As he exited his cell.
I followed them, as he had asked,
To give his last farewell.

“A boy” I thought of him at first,
When I was called to pray,
But with death’s knocking out in the yard,
I saw a man today.

While saddened by his coming death,
He confessed to me his crime:
“I helped a man who killed a man.
Where will I spend all time?”

I said I could not answer him,
To God he must appeal.
We sat there in redemptive prayer,
And begged his soul to heal.

So while his frame may falter,
During these, his last grains of life,
On the gallows he’ll stand, with his clenched hands,
A man, adverse to strife.

Fictional poem from the perspective of Rev. Dr. Mark Olds, David Herold’s spiritual advisor on the scaffold.

Justified or not, four individuals paid the ultimate price for their involvement with John Wilkes Booth.  Those saved from execution faced their own mortality when they heard the drops fall and would carry the stigma of their association for the rest of their lives.  Lincoln’s assassination killed not only the President and the innocence of our nation, but also the lives of the misguided supporters who knew not what they were doing.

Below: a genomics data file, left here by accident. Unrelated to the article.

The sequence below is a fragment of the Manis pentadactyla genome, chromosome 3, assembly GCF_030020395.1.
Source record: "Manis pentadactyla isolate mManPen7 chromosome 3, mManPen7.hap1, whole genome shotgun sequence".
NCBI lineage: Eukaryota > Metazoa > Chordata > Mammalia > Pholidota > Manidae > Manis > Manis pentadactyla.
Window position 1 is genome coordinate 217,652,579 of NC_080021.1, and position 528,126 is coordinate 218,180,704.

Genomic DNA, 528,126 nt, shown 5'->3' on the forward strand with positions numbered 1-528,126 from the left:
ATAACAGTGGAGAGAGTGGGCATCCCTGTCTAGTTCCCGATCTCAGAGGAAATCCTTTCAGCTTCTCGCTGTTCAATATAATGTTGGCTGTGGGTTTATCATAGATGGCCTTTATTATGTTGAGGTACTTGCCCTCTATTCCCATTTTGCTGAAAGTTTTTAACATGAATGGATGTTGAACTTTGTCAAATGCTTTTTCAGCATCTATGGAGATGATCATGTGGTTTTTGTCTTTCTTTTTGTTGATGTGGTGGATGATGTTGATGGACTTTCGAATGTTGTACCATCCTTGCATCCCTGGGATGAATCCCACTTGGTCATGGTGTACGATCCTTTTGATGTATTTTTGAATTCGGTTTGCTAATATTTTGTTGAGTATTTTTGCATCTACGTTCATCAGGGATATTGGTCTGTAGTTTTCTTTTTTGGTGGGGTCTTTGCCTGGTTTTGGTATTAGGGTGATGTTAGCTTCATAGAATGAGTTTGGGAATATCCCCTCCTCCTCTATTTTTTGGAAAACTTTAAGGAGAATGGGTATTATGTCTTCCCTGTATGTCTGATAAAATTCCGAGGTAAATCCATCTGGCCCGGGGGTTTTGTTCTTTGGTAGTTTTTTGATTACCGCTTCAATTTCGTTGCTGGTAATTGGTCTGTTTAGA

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On this date: April 17th, 1865

Lewis Powell was arrested at Mary Surratt’s boardinghouse on H street.  After wandering around D.C. since the night of the assassination, Powell had the dreadfully unlucky timing of showing up at Mrs. Surratt’s just as detectives were searching the place with orders to arrest the household.  When attempting to explain his arrival at the house at such a late hour, he claimed he had been hired by Mrs. Surratt to dig a gutter.  Even with a pick axe in hand and a torn off sleeve as a cap, his ruse was unconvincing and he was arrested.

From a friend, with thanks.